6. It was argued in support of the Rule that the two orders of the 20th and 22nd September 1919 were made by the learned Subordinate Judge without jurisdiction and that in any event the learned Subordinate Judge had acted illegally and with material irregularity in making the said order.

7. I have no doubt that this Court, when it made the order of the 24th June 1919, intended that the security should be given, and that any proceedings, which might be necessary in connection therewith, should be completed by the 20th September. One reason for that order was that it was pointed out by the respondents that if three months were allowed for giving the security, as was originally intended by the Court, the sale, which had been originally fixed for the 2nd July 1919, could not take place before the lower Court vacation in the event of the appellant to England not giving the security. Consequently the 20th of September was fixed by the Court, so that, if the security was not given by that date, the sale could take place before the vacation, and in fact, on the 2nd July 1919 the executing Court fixed the 22nd September 1919 for the sale.

8. The result is that the appellants by tendering the security as late as September 16th, 1919, when it was impossible to have the sufficiency of the security investigated by the 20th, did not comply with the order of this Court.

9. In my judgment it is not necessary to decide whether the orders in question were made by the learned Subordinate Judge without jurisdiction or whether he acted illegally or with material irregularity. I desire, however, to make it clear that this judgment must not in any way be taken to imply that in my opinion the learned Judge had jurisdiction to make the orders, which in effect varied the order of this Court. It is sufficient on this occasion for ma to say that it is in the discretion of this Court to make the Rule absolute or to discharge it and that in my judgment having regard to certain matters to which I will refer, the Rule should be discharged.

10. It appears that the Commissioners appointed to enquire into the sufficiency of the security have now made their report, and have found that the security is sufficient. Objections have been or are about to be made by the respondents to the Commissioners' report.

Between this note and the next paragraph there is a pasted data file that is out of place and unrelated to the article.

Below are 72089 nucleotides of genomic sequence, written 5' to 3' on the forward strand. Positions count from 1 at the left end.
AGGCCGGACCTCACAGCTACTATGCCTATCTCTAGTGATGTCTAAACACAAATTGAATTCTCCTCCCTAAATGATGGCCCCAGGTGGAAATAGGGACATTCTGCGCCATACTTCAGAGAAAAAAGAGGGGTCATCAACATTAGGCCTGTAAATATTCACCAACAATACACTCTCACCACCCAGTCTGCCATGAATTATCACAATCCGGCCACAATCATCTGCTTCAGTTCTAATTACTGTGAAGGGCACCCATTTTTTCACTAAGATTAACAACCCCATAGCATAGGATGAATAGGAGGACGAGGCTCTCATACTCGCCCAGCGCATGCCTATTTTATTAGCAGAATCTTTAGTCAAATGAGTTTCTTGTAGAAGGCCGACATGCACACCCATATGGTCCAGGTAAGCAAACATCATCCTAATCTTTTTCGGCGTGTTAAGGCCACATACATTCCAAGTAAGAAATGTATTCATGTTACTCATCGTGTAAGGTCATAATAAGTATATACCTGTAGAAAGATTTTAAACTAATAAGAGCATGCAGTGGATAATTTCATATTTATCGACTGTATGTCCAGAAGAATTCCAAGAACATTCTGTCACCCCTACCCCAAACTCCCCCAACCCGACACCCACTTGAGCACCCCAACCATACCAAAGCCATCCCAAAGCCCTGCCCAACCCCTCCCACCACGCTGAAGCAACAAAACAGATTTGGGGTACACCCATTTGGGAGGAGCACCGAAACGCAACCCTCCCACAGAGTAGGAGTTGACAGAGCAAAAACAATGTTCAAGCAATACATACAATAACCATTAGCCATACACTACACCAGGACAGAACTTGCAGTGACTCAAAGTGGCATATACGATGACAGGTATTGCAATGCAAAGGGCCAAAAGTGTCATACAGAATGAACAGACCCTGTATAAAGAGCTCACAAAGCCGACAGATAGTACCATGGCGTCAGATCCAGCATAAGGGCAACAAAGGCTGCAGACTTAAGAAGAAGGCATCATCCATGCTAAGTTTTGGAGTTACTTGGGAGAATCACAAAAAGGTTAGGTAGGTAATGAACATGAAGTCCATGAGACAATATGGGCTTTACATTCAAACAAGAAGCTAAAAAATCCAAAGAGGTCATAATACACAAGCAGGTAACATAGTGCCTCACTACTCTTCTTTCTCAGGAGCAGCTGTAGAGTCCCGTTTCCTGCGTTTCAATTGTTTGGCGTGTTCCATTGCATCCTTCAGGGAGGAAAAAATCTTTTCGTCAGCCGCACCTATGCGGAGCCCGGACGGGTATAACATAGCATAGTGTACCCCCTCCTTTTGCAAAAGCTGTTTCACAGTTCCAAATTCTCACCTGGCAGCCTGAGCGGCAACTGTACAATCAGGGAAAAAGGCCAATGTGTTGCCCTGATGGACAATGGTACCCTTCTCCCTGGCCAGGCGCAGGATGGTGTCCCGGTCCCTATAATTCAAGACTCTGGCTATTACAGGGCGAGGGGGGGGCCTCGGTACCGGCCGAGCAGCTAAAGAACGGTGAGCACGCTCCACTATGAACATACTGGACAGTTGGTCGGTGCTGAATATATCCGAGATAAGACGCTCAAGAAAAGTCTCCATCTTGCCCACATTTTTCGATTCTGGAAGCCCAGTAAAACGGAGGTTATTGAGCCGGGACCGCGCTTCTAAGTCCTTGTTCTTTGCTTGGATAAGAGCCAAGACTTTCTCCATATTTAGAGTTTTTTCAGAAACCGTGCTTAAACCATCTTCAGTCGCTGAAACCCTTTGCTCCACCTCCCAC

11. These objections will have to be considered and determined: if, on the hearing of the objections, it turns out that the security is sufficient, the respondents will not have been prejudiced; if, on the other hand, the objections prove to be valid objections, and the security is held to be insufficient, execution will not be stayed and the sale will take place.

12. For these reasons, in my judgment, the Rule should be discharged.

13. Having regard to the circumstances of the ease we think it best to direct that the matter of the objections should be heard and determined by the learned District Judge and we request him to take up the matter as soon as possible and to take such steps as to him appear necessary to ensure that the matter is disposed of without delay.

14. In my judgment the added respondents to England under the circumstances of this case were justified in coming to this Court, and that the proceedings in connection with this application would not have been necessary if the appellant to England had carried out the order of this Court of the 21th June 1919, and consequently that the appellant to England must pay the costs of the application and the Rule, which we assess at ten gold mohurs.

15. It was stated during the course of the arguments that orders made on the appellate side of the Court in somewhat similar terms to the order of the 24ih June 1919 have been considered as being complied with if the security is tendered within the time specified in the order for giving the security. I have already said that on account of the special circumstances in this case such an interpretation could not be placed on the order of the 24th June 1919, but having regard to the arguments which were based on the alleged practice in relation to such orders, it will be advisable in the future for the Court to specify definitely the time within which the security, which it is desired to offer, must be tendered and to give such further directions as may be necessary to ensure the intention of the Court being carried out.

16. We give a further direction that the order be drawn up at once, and that the record be sent to the learned District Judge forthwith.


Save Judgments// Add Notes // Store Search Result sets // Organizer Client Files //